Koehl A.,Jülich Research Center |
Wasmund H.,Jülich Research Center |
Herpers A.,Jülich Research Center |
Guttmann P.,Helmholtz Center Berlin |
And 7 more authors.
APL Materials | Year: 2013
Transmission X-ray microscopy is employed to detect nanoscale valence changes in resistive switching SrTiO3 thin film devices. By recording Ti L-edge spectra of samples in different resistive states, we could show that some spots with slightly distorted structure and a small reduction to Ti 3+ are already present in the virgin films. In the ON-state, these spots are further reduced to Ti3+ to different degrees while the remaining film persists in the Ti4+ configuration. These observations are consistent with a self-accelerating reduction within pre-reduced extended growth defects. © 2013 Author(s).
Muenstermann R.,Institute for Electronic Materials |
Menke T.,Institute for Electronic Materials |
Dittmann R.,Institute for Electronic Materials |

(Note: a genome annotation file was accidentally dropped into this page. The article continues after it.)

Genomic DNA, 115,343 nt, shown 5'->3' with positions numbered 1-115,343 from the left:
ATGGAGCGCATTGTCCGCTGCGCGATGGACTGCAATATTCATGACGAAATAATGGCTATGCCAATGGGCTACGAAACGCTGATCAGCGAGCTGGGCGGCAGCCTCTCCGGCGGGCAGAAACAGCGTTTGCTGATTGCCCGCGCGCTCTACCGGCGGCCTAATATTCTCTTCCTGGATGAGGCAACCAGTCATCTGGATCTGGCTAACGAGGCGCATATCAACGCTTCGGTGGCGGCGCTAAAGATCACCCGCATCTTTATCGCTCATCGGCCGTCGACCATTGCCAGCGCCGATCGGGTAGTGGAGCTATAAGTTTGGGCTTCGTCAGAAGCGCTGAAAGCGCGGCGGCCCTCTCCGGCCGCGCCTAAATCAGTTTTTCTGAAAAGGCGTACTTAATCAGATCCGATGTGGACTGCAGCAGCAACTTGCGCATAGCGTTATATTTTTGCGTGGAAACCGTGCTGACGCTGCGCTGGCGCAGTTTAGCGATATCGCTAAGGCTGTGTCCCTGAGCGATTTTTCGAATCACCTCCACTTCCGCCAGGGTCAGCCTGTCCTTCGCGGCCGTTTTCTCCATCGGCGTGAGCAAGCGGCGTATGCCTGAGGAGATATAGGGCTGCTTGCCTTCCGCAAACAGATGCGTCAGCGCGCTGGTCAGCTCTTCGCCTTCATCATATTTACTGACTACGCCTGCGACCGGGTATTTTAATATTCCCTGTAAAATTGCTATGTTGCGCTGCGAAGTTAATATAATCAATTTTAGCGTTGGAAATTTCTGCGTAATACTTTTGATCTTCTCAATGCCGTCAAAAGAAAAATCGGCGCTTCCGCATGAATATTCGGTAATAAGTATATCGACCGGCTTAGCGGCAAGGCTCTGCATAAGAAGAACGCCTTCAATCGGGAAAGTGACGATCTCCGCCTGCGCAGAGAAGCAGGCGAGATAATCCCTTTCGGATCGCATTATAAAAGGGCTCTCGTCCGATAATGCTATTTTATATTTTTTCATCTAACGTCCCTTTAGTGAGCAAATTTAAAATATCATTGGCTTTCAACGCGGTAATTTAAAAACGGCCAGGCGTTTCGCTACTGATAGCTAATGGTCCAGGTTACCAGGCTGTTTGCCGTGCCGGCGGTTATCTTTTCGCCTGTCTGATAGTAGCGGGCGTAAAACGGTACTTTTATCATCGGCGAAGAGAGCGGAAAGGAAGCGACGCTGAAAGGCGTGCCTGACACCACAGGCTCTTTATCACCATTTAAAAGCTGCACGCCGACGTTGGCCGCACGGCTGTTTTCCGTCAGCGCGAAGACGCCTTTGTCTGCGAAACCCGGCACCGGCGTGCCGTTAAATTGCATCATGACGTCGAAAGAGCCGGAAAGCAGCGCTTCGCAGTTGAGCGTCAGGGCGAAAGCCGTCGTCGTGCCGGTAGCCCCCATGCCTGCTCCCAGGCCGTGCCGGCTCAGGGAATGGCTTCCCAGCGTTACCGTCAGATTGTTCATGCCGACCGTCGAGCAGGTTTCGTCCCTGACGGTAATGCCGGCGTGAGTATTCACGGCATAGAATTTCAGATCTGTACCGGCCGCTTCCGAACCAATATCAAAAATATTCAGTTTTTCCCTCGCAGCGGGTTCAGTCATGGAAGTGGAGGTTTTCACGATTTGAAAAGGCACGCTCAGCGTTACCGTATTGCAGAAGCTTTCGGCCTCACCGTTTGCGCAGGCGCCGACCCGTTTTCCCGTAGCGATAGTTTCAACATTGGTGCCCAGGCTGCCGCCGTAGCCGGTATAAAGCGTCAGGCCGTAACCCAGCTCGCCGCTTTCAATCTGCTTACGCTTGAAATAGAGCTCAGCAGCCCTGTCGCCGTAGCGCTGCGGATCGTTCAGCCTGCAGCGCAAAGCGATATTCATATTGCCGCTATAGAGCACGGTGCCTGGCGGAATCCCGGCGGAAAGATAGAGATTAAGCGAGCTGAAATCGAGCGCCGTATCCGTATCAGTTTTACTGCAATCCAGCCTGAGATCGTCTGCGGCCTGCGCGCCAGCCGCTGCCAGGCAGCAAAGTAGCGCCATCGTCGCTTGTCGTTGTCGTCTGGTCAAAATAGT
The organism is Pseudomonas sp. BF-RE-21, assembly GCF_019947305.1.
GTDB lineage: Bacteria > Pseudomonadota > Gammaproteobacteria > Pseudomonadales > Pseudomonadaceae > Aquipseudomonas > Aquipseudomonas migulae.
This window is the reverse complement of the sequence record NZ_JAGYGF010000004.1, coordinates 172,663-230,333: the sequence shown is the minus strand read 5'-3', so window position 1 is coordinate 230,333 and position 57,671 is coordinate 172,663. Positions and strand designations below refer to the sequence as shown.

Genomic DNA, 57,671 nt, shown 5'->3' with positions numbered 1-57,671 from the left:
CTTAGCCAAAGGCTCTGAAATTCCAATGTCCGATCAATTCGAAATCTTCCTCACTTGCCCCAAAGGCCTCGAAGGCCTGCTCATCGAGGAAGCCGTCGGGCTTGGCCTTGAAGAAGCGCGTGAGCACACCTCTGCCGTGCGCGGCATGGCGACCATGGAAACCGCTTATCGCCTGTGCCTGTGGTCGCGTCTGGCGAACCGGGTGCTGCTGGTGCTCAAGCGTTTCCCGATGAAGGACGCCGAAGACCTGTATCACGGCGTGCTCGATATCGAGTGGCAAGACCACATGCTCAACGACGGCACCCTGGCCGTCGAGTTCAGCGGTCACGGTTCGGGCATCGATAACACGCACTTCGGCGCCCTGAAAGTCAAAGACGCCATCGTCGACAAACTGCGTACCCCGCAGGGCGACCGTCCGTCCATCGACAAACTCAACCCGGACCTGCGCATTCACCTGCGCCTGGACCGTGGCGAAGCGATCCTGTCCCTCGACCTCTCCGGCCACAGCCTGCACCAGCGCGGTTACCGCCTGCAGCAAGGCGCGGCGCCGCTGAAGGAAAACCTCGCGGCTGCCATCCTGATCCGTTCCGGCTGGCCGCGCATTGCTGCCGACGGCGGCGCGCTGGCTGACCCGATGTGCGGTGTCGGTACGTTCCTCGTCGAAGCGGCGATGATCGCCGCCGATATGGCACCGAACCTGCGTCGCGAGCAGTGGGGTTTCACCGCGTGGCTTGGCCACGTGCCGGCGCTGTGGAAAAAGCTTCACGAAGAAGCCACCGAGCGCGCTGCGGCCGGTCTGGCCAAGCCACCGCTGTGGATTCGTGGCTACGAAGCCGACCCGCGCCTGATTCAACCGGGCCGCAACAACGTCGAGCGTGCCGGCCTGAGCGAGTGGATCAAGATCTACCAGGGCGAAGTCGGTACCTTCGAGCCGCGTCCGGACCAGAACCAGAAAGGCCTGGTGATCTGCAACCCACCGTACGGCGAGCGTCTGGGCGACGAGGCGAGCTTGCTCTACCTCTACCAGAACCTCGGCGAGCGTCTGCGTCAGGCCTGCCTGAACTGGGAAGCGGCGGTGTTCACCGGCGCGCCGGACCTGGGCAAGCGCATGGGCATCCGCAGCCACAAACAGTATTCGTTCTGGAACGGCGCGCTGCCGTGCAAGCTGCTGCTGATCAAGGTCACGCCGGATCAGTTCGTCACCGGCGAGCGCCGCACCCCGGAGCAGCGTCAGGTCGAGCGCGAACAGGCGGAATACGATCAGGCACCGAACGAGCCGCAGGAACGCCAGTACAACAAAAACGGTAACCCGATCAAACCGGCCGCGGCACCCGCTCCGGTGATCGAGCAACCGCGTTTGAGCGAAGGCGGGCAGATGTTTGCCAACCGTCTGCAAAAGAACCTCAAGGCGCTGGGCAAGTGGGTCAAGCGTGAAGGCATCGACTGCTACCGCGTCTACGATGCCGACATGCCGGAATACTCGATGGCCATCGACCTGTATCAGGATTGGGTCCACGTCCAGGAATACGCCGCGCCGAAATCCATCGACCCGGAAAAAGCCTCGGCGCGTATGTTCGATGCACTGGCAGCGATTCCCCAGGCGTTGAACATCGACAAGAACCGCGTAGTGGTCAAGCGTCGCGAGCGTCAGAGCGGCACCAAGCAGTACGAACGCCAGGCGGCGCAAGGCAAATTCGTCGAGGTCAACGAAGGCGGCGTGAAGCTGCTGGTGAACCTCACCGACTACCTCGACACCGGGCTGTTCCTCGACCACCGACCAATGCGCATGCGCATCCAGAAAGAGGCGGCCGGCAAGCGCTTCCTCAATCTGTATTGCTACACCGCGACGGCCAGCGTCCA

Mi S.,Ernst Ruska Center C for Microscopy and Spectroscopy with Electrons |
And 3 more authors.
Journal of Applied Physics | Year: 2010
We deliberately fabricated SrTiO3 thin films deviating from ideal stoichiometry and from two-dimensional layer-by-layer growth mode, in order to study the impact of well pronounced defect arrangements on the nanoscale electrical properties. By combining transmission electron microscopy with conductive-tip atomic force microscopy we succeeded to elucidate the microstructure of thin films grown by pulsed laser deposition under kinetically limited growth conditions and to correlate it with the local electrical properties. SrTiO3 thin films, grown in a layer-by-layer growth mode, exhibit a defect structure and conductivity pattern close to single crystals, containing irregularly distributed, resistive switching spots. In contrast to this, Ti-rich films exhibit short-range-ordered, well-conducting resistive switching units. For Ti-rich films grown in a kinetically more restricted island growth mode, we succeeded to identify defective island boundaries with the location of tip-induced resistive switching. The observed nanoscale switching behavior is consistent with a voltage driven oxygen vacancy movement that induces a local redox-based metal-to-insulator transition. Switching occurs preferentially in defect-rich regions, that exhibit a high concentration of oxygen vacancies and might act as easy-diffusion-channels. © 2010 American Institute of Physics.